Tuesday, October 6, 2015

Deer death traced to epizootic hemorrhagic disease

Deer death traced to epizootic hemorrhagic disease



This story just moved on the PRNewswire-USNewswire:

Pennsylvania Game Commission wildlife veterinarian Dr. Walter Cottrell today announced that epizootic hemorrhagic disease (EHD) has been confirmed as the cause of death for a deer in Montgomery County.

On Sept. 11, the agency received the carcass of a doe  that had died on the grounds of the Graterford State Correctional Institute, Skippack Township. The deer was one of 19 found to date by the prison’s mounted patrol. The deer carcasses were in various stages of decay, and the majority were found near water.

Tissue samples were submitted to and tested by the Southeast Cooperative Wildlife Disease Study (SCWDS) at the University of Georgia, which has confirmed the deer mortality was due to a strain of the EHD virus.

"There are no management actions or practices to prevent or limit mortality caused by EHD," Cottrell said. "Fortunately, EHD should be curtailed with the first hard frost, which will kill the midges that are spreading the disease. EHD is a seasonal disease and the affected local deer herd can rebound quickly."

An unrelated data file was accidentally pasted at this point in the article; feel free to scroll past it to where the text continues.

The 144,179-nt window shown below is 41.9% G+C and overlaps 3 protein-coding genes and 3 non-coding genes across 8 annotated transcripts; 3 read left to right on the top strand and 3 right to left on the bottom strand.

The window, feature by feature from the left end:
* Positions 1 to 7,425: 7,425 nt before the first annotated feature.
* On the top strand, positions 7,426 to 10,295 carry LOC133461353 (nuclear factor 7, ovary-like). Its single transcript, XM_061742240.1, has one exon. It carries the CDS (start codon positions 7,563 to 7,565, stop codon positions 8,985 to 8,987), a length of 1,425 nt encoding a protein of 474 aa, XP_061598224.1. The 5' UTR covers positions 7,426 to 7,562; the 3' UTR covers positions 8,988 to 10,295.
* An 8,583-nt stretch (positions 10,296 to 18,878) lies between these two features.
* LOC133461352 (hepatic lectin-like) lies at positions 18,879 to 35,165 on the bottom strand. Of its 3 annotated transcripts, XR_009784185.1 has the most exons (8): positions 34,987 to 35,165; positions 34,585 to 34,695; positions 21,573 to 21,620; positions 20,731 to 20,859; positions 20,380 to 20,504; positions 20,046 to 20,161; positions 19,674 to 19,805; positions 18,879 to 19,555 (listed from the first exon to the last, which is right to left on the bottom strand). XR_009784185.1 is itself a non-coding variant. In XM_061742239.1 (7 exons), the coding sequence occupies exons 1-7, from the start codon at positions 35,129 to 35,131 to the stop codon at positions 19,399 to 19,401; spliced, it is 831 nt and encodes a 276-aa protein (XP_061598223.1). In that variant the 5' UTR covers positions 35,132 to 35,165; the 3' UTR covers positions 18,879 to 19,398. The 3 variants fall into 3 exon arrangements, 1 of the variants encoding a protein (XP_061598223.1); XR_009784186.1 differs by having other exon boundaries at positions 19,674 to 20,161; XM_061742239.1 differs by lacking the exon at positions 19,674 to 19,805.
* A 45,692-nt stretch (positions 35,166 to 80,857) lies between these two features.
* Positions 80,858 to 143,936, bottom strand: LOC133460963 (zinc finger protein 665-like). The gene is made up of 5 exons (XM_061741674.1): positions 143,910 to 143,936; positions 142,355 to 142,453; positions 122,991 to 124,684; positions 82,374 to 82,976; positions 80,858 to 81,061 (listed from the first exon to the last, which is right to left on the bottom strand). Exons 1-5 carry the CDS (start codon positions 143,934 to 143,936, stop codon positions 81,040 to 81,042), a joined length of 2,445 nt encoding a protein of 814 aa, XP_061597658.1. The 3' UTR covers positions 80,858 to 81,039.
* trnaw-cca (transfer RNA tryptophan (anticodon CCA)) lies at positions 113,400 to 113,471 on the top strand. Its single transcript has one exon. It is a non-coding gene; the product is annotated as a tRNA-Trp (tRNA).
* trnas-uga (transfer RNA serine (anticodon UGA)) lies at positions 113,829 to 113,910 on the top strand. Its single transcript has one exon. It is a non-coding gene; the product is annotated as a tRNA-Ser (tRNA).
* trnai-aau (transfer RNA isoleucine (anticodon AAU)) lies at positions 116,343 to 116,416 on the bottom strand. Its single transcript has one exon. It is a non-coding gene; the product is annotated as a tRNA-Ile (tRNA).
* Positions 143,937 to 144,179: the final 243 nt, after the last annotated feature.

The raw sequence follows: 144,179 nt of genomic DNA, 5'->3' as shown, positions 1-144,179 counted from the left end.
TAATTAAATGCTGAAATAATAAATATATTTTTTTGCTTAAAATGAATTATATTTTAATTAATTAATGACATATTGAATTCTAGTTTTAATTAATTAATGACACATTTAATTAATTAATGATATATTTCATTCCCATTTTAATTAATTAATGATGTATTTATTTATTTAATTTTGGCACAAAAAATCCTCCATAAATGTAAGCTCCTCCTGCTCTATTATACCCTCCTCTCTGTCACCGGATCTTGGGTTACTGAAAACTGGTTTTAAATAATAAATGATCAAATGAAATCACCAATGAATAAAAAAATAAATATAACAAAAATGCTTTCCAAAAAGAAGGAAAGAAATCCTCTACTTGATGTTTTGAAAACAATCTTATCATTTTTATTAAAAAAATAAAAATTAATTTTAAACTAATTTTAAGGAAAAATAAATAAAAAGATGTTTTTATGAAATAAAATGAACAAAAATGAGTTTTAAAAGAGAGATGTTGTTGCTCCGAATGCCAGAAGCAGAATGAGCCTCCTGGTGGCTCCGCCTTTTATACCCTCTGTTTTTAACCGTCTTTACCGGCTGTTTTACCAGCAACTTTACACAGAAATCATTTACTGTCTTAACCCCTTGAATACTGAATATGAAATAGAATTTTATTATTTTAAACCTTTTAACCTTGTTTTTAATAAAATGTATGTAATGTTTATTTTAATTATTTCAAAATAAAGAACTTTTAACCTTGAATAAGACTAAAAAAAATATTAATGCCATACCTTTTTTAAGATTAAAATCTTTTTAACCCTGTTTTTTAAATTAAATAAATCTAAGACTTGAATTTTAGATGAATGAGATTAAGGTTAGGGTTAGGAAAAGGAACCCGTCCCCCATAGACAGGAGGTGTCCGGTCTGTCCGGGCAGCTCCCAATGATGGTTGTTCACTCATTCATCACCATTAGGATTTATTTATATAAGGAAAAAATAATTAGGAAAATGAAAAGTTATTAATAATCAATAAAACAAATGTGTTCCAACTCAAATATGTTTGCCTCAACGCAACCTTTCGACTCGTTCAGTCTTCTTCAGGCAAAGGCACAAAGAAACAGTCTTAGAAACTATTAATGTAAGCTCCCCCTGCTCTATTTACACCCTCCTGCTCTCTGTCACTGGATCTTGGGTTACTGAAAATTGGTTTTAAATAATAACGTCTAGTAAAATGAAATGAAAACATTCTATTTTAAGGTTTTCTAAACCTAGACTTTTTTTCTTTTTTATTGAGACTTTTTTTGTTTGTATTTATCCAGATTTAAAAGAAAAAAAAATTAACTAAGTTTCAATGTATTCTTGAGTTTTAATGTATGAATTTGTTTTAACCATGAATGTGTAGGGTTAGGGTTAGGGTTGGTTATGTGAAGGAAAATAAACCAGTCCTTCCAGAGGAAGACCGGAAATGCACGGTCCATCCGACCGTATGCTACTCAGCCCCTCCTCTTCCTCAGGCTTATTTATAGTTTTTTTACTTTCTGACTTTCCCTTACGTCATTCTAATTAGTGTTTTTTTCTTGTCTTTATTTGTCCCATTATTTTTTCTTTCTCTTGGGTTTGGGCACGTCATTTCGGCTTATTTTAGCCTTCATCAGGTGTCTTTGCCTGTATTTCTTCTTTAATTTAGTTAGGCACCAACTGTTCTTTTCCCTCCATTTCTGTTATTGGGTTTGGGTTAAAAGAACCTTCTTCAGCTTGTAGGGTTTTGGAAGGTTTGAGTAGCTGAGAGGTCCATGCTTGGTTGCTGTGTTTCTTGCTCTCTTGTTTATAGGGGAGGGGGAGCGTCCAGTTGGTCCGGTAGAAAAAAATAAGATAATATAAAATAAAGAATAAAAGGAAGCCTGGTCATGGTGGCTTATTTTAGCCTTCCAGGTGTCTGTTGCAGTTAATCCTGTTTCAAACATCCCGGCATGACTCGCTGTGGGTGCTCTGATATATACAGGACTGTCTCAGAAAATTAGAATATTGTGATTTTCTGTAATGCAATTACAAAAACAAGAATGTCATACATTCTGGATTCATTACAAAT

EHD is one of the most common diseases among white-tailed deer in the U.S., and is contracted by the bite of insects called "midges" or "no-see-ums. 

The virus usually kills the animal within five to 10 days, and is not spread directly from deer to deer. While EHD is not infectious to humans, deer displaying severe symptoms of EHD may not be suitable for consumption.

Game Commission Southeast Region Director Doug Killough asked residents to report sightings of sickly-looking deer, particularly those found near water, by calling the region office at 610-926-3136.

 The Southeast Region covers Berks, Bucks, Chester, Dauphin, Delaware, Lancaster, Lebanon, Lehigh, Montgomery, Northampton, Philadelphia and Schuylkill counties.

In addition to Montgomery County, EHD already has been confirmed this year in Allegheny, Beaver and Westmoreland counties, and is suspected in Cambria and Crawford counties. 

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Montco Memo, a blog written by Inquirer staffer Jessica Parks, covers police and courts, issues and community news in Montgomery County.

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